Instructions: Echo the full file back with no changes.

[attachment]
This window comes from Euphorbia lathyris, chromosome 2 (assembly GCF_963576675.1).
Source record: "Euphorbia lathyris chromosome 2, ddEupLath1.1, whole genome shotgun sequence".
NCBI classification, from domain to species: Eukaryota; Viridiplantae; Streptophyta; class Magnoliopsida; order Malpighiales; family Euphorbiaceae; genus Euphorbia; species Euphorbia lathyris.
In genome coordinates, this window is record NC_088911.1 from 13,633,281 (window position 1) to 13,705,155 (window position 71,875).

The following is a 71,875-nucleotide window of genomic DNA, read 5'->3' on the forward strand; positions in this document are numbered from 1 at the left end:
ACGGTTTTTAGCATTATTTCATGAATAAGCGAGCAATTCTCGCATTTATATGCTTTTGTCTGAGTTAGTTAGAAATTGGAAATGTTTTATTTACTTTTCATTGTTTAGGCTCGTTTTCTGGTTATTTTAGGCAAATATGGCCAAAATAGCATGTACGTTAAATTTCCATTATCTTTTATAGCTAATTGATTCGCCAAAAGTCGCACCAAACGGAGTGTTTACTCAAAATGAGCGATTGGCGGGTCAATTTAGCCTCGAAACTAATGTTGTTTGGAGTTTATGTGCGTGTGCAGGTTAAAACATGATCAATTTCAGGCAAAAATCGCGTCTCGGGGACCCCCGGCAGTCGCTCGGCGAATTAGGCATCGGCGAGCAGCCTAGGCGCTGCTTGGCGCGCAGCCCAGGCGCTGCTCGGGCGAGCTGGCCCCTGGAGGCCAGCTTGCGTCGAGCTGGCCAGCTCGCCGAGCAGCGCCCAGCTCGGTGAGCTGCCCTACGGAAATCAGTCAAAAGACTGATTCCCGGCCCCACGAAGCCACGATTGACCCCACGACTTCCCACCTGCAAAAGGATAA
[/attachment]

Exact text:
This window comes from Euphorbia lathyris, chromosome 2 (assembly GCF_963576675.1).
Source record: "Euphorbia lathyris chromosome 2, ddEupLath1.1, whole genome shotgun sequence".
NCBI classification, from domain to species: Eukaryota; Viridiplantae; Streptophyta; class Magnoliopsida; order Malpighiales; family Euphorbiaceae; genus Euphorbia; species Euphorbia lathyris.
In genome coordinates, this window is record NC_088911.1 from 13,633,281 (window position 1) to 13,705,155 (window position 71,875).

The following is a 71,875-nucleotide window of genomic DNA, read 5'->3' on the forward strand; positions in this document are numbered from 1 at the left end:
ACGGTTTTTAGCATTATTTCATGAATAAGCGAGCAATTCTCGCATTTATATGCTTTTGTCTGAGTTAGTTAGAAATTGGAAATGTTTTATTTACTTTTCATTGTTTAGGCTCGTTTTCTGGTTATTTTAGGCAAATATGGCCAAAATAGCATGTACGTTAAATTTCCATTATCTTTTATAGCTAATTGATTCGCCAAAAGTCGCACCAAACGGAGTGTTTACTCAAAATGAGCGATTGGCGGGTCAATTTAGCCTCGAAACTAATGTTGTTTGGAGTTTATGTGCGTGTGCAGGTTAAAACATGATCAATTTCAGGCAAAAATCGCGTCTCGGGGACCCCCGGCAGTCGCTCGGCGAATTAGGCATCGGCGAGCAGCCTAGGCGCTGCTTGGCGCGCAGCCCAGGCGCTGCTCGGGCGAGCTGGCCCCTGGAGGCCAGCTTGCGTCGAGCTGGCCAGCTCGCCGAGCAGCGCCCAGCTCGGTGAGCTGCCCTACGGAAATCAGTCAAAAGACTGATTCCCGGCCCCACGAAGCCACGATTGACCCCACGACTTCCCACCTGCAAAAGGATAA